I am extremely fortunate in the sense that I go to an excellent, out-of-state college where I love my friends, my classes, and my professors. I realize I’ve not talked about my real life very much on here – if you’ve read my introduction, you’re probably aware that I’m a vegetarian (oh, and you might have guessed that from the decided lack of recipes containing any meat products), but I’m not sure you all know much more about me – and maybe you’re curious, maybe you’re not, but I’m feeling introspective (or maybe just self-absorbed). My school is fantastic. I’m an anthropology major, and I’m lucky to be studying with one of the foremost archaeologists in the country. As quirky as he is, he’s fantastic. I’m also getting minors in biology and politics, because I have strong interests in both. My current politics class is probably one of the more challenging, frustrating classes I’ve had the opportunity to take – but I feel like I’m learning so much (I’ve felt like this in all of my politics classes – like I’m drowning, but also like I’m learning to breathe), and I love the readings I get to do for that class. I have three housemates this year, one of whom I lived with last year – and while we’re different, they are my family in the absence of my real family (which includes my best friend from home and her own mom).
But this weekend, I got to ignore both my excellent housemates (who are fortunately very tolerant) and my schoolwork, because my parents came to visit me. There isn’t much to do in my town – it’s a small, rural, primarily agricultural community that has recently become very involved in the wine industry. When my parents have visited previously, I’ve usually had class at least one of the days they come; this year, however, I have been lucky enough to have Fridays off. We poked around the town, visited my favorite bookstore (where I got a new book! You don’t know about my voracious love for reading, but when others are dreading their homework, I’ve already gotten mine done so that I can read a few pages before I fall asleep at night), and drove to an even smaller nearby town (I’d never been there – as the trees start to change here, it was a beautiful drive). I ate so well while they were here – while I’m a good cook and greatly enjoy eating my own food, I am by no means a chef who can feed a restaurant full of people, and I still love eating out (especially because they do my dishes for me!) This morning, however, when it was drizzling and grey, I had to say good-bye again. My family is extremely important to me, and we’re very close. It was a shock to go home over the summer and realize how accustomed I’d become to living on my own where I didn’t really have to depend on anyone – adjusting was a challenge. Now that I’m back at school, I miss being home, miss working around my family, trying to juggle who drives, and going to my sister’s apartment. I thought by the time I was twenty, I’d be over homesickness, but every year I realize that I have to adjust to something new, and even though it’s exciting, I’m still homesick. So, after a good breakfast, they headed home, and I headed back to my house (which is home when I’m in Washington), and started my homework. I baked two loaves of bread today, and after fighting with my yeast a little bit, I’m optimistic that they will turn out well.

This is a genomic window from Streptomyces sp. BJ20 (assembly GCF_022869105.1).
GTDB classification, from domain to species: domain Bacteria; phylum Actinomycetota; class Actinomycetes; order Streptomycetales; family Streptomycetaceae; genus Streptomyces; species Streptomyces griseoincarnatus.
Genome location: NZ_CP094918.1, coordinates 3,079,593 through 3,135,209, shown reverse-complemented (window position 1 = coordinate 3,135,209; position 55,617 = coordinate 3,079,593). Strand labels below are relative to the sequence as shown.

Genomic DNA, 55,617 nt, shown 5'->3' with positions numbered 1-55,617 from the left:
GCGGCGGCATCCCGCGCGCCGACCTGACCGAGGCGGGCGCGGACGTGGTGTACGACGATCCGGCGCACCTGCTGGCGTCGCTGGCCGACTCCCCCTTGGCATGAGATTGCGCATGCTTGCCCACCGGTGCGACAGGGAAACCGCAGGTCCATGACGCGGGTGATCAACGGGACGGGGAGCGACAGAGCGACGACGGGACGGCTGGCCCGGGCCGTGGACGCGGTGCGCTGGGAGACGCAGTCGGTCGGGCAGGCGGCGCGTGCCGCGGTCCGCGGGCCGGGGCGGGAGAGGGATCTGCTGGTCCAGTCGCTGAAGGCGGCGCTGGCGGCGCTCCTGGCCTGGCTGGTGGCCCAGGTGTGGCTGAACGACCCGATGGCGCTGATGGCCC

It was an excellent weekend – and hopefully I won’t be too much of a wreck in the coming week (it’s only three weeks to Thanksgiving break, right?)
And now I have to go back to cooking for myself…sigh. Actually, I’m excited. I have good plans for this week, and it’s my last to try and stock up on ideas before NaBloPoMo (oh dear…I don’t think I’m at all prepared). The following dish was one that I’d been thinking about trying for a while. I discovered my love of grilled vegetables this summer after many a round of home-made veggie kabobs (no one else in my family is a vegetarian, so my mom humored me and made special vegetable kabobs for me). I’ve hoped that roasting vegetables will create a similar flavor, and I find that for the first day, it does – but these do not make good leftovers, unfortunately. As a first night dish, however, this is excellent. My housemate and I ate it over couscous (which is my new favorite grain, I’ve decided), and we ate as much as we could. With an excellent spicy flavor that could be dialed up or down (particularly if you actually had cayenne, which we haven’t had in weeks), this was a great fall dish, full of local vegetables. For something that will give your house a wonderful smell and that will be comforting when it’s raining, snowing, or windy outside, this is a great go-to meal.
Moroccan Roasted Vegetables (Adapted from Moosewood Restaurant New Classics)
1 medium-sized zucchini
1 sweet potato, peeled
1 red/chocolate/orange bell pepper
2 medium tomatoes, chopped
1 1/2 cups cooked chickpeas
3 garlic cloves
2 tbsp vegetable oil
1 tbsp fresh lemon juice
1 tbsp cumin
1 1/2 tsp turmeric
1 1/2 tsp cinnamon
1 1/2 tsp paprika**
1/4 tsp cayenne**
2 tsp salt
Preheat the oven to 400 F. Rinse and prepare all of the vegetables. Combine in a bowl with chickpeas, oil, lemon juice, and seasonings. Toss well to coat the vegetables with the spices. Divide the vegetables equally between two large, parchment-paper covered baking sheets (definitely do this! You will be scraping vegetable juice off of your trays for hours if you don’t cover them somehow). Bake for 20 minutes. Remove, stir the vegetables, and bake for another 20 minutes. Serve over warm couscous.
*Unless otherwise specified, cut the vegetables into 1/4″ slices – for the zucchini, carrots, and sweet potato, cut them into 1/4″ semi-circles.
**I skipped paprika and cayenne because I didn’t have them – I used red pepper flakes instead, although I would advocate for cayenne at least; I’m not sure what the addition of paprika would do to the flavor.